“Turns out free WiFi has a price,” explained WNBC New York’s Andrew Siff in a recent segment.
As public WiFi connections expand in New York City’s subway system, Siff recognized the security implications. To get a better understanding, he spent some time underground with PRIVATE WiFi’s CEO Kent Lawson and Product Growth Manager Raj Devjani.
Using simple, readily available software, Devjani was able to sniff the data of commuters accessing the WiFI network. He explained to Siff, “I can get into your e-mail so I know a lot.”
Lawson continued, “All you have to do is put together enough dots, and you can steal somebody’s identity.” The public may not believe it, but hacking public WiFi is a real threat.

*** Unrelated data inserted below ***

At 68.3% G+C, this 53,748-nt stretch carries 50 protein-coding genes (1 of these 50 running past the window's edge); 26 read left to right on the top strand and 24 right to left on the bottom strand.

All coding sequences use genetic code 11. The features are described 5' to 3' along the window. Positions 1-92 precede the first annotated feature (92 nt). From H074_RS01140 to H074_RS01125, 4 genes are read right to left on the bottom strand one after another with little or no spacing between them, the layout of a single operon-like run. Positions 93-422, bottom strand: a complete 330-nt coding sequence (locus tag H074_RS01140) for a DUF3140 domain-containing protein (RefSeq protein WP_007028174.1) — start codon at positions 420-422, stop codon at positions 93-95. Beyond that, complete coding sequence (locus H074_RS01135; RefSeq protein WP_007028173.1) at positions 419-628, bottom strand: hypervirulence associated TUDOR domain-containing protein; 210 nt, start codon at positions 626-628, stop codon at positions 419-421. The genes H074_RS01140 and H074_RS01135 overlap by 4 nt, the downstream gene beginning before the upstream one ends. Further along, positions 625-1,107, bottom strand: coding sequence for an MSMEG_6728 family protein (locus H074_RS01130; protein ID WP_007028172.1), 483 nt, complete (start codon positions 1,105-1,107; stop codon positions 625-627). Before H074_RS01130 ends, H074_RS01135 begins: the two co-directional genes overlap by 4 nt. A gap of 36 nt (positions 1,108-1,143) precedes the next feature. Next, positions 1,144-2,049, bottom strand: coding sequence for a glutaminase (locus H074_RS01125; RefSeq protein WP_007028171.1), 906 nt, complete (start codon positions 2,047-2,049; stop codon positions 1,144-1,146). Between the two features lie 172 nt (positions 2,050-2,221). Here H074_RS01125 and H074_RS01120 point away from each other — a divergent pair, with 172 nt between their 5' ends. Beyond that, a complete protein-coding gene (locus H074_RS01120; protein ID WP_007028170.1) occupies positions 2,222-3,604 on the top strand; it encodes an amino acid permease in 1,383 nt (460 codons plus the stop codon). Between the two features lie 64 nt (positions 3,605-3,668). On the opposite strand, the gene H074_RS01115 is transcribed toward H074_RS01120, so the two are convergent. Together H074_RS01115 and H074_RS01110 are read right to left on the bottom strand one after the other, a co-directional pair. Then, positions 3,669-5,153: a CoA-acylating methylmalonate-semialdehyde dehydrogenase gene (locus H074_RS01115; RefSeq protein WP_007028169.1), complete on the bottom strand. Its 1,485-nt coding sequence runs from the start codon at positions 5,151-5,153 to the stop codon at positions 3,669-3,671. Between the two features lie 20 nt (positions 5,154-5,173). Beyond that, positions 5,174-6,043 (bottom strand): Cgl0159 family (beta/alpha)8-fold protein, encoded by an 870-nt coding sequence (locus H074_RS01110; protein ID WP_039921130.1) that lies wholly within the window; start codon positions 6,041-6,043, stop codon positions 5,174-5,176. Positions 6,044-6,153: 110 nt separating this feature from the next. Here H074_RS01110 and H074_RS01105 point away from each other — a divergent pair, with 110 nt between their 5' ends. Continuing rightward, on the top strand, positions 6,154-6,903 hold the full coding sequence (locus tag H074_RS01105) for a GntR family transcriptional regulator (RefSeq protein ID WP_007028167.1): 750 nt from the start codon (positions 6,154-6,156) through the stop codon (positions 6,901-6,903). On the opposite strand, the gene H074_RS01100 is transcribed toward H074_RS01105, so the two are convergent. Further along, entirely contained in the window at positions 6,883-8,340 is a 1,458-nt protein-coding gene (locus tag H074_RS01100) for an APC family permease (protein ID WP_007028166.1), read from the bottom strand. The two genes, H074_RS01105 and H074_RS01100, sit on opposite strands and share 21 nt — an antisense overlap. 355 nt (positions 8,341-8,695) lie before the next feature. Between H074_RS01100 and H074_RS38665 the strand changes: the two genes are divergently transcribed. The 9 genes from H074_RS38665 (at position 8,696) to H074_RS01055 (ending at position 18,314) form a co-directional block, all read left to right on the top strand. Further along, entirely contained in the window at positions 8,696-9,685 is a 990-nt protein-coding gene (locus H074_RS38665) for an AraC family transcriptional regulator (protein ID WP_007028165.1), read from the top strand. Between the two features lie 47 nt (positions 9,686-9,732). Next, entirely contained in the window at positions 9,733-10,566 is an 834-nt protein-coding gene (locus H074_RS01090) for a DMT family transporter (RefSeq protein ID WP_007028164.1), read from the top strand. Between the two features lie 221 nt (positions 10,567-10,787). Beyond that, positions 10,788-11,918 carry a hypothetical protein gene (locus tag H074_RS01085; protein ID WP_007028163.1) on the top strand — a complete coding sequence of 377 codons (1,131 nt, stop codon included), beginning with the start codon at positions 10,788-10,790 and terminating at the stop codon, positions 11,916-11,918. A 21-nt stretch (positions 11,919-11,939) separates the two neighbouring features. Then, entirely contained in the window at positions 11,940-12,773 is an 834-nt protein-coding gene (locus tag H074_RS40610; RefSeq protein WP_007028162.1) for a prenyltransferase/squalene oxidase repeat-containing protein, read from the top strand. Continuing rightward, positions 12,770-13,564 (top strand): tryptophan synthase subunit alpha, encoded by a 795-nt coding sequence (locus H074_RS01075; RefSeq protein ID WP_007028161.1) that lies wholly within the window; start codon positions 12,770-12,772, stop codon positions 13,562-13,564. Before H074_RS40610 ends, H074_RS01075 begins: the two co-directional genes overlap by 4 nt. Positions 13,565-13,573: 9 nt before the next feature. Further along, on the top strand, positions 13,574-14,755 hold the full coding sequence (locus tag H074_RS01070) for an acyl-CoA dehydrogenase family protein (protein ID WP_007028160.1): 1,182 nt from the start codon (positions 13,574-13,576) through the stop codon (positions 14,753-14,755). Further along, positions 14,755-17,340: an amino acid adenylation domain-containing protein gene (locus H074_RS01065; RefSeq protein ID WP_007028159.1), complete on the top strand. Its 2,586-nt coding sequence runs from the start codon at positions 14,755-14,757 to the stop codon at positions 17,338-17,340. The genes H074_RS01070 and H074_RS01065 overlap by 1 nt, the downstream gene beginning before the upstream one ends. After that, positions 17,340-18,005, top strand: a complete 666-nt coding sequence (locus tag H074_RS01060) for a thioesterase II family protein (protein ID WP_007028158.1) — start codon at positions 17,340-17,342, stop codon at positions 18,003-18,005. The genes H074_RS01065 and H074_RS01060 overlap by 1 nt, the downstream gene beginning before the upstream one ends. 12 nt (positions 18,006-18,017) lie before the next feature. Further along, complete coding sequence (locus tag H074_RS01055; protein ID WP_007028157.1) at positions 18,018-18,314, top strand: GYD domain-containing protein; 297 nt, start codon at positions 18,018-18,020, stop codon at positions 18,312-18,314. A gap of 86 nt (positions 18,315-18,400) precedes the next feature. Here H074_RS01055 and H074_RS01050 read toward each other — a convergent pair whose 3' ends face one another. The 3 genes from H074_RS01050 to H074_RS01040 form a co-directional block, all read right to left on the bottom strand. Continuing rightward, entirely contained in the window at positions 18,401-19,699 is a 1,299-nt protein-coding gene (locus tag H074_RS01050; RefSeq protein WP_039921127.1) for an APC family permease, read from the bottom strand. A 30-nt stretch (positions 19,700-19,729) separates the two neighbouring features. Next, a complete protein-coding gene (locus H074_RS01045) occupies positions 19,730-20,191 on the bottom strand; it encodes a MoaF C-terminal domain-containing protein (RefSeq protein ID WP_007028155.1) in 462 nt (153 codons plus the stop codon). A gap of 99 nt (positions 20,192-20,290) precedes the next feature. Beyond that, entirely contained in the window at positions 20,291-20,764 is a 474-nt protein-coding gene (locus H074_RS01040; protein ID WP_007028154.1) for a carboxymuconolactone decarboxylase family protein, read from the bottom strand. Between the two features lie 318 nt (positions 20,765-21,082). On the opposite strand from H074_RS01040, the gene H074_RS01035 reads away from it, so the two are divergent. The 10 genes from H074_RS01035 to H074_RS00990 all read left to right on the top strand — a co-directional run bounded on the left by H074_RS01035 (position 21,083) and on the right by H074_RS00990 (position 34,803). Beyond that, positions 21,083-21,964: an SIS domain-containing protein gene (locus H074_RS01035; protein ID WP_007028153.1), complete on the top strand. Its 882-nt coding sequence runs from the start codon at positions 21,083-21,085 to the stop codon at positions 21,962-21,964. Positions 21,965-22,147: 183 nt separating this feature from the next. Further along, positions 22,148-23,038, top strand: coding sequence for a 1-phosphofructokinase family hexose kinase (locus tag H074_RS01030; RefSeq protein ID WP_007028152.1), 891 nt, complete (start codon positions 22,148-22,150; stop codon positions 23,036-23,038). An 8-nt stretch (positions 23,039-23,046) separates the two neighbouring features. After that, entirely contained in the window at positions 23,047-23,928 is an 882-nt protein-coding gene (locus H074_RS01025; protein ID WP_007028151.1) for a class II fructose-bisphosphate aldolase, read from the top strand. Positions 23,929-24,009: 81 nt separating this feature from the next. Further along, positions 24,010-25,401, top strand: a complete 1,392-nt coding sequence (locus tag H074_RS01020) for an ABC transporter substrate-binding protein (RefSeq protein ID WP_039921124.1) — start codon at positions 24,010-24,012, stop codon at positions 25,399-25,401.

Luckily, there is a solution. “The best way to protect yourself if using a VPN client,” said Zack Sterngold, Boingo’s Vice President.
According to WNBC, “Computer security experts say the same advice that applies at coffee shops and parks and other places where you can tap into free hotspots needs to be reinforced underground… Experts recommend that riders… [on] public Wi-Fi should use a VPN, or virtual private network, to protect their correspondence.”